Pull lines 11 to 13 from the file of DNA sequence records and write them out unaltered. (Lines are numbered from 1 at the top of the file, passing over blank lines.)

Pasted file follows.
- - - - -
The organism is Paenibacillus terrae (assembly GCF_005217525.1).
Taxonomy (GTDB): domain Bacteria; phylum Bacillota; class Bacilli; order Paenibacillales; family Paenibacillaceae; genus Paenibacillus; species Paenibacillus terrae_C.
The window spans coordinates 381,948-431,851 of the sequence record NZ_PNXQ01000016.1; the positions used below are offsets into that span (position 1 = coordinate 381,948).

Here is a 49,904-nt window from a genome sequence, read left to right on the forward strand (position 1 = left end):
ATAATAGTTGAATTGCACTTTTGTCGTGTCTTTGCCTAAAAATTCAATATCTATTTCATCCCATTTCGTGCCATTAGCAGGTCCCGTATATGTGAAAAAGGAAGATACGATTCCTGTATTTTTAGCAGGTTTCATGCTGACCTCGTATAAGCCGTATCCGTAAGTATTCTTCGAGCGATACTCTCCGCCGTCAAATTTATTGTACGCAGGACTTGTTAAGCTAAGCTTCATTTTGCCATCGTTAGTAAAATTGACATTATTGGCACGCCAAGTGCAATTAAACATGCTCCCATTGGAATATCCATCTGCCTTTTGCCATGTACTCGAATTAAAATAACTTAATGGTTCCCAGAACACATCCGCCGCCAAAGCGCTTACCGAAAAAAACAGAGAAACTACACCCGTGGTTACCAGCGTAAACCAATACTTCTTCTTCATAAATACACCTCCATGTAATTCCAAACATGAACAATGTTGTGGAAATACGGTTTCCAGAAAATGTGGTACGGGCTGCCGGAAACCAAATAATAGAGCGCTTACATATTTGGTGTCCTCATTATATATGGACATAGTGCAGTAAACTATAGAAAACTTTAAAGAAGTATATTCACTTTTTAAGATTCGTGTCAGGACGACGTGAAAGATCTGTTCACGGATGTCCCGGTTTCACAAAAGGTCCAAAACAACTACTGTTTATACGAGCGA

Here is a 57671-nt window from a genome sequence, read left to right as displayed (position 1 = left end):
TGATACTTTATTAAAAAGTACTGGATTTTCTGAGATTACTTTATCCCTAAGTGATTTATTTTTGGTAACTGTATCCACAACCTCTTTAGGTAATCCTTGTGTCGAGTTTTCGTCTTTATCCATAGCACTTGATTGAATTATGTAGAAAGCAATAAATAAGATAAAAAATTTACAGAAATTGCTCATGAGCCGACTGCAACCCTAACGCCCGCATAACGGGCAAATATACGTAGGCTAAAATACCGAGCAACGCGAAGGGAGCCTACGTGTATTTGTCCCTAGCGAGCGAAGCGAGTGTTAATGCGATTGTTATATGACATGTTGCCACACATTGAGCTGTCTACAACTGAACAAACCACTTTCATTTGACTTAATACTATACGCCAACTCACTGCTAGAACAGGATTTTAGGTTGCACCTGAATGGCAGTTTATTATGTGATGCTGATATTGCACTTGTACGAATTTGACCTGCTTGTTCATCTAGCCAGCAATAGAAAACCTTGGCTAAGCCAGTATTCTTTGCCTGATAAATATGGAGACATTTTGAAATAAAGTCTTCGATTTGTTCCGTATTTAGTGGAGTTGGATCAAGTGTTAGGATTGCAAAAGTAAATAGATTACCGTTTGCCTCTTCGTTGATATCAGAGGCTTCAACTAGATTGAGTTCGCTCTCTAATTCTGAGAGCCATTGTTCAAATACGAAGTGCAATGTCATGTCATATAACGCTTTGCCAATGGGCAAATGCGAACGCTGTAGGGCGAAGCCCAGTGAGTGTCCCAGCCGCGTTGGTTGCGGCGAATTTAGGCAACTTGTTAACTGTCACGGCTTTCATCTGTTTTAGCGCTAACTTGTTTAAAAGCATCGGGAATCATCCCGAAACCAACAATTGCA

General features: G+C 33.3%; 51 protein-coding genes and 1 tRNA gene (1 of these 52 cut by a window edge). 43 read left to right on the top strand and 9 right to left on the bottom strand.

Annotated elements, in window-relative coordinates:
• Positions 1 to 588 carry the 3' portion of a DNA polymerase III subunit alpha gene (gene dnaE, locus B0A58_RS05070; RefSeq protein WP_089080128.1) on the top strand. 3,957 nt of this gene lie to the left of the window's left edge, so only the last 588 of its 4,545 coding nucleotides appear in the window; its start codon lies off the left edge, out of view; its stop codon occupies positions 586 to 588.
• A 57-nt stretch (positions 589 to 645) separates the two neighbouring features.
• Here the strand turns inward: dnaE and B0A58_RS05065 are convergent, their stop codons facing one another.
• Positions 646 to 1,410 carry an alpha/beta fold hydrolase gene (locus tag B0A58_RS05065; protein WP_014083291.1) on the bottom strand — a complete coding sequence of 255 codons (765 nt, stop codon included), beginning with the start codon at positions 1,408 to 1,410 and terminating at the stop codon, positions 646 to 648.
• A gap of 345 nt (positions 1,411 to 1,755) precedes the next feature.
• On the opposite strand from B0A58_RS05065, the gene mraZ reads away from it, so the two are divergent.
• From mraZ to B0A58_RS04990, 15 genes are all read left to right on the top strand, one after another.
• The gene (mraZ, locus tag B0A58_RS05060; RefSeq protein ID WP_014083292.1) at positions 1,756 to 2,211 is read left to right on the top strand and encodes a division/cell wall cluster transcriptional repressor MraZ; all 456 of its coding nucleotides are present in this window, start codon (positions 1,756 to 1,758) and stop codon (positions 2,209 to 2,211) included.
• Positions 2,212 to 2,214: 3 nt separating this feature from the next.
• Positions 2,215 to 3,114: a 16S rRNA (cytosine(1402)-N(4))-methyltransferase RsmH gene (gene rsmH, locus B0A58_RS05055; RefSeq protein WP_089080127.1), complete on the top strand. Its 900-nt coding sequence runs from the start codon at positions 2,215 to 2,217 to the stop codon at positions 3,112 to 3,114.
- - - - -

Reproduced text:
• A 57-nt stretch (positions 589 to 645) separates the two neighbouring features.
• Here the strand turns inward: dnaE and B0A58_RS05065 are convergent, their stop codons facing one another.
• Positions 646 to 1,410 carry an alpha/beta fold hydrolase gene (locus tag B0A58_RS05065; protein WP_014083291.1) on the bottom strand — a complete coding sequence of 255 codons (765 nt, stop codon included), beginning with the start codon at positions 1,408 to 1,410 and terminating at the stop codon, positions 646 to 648.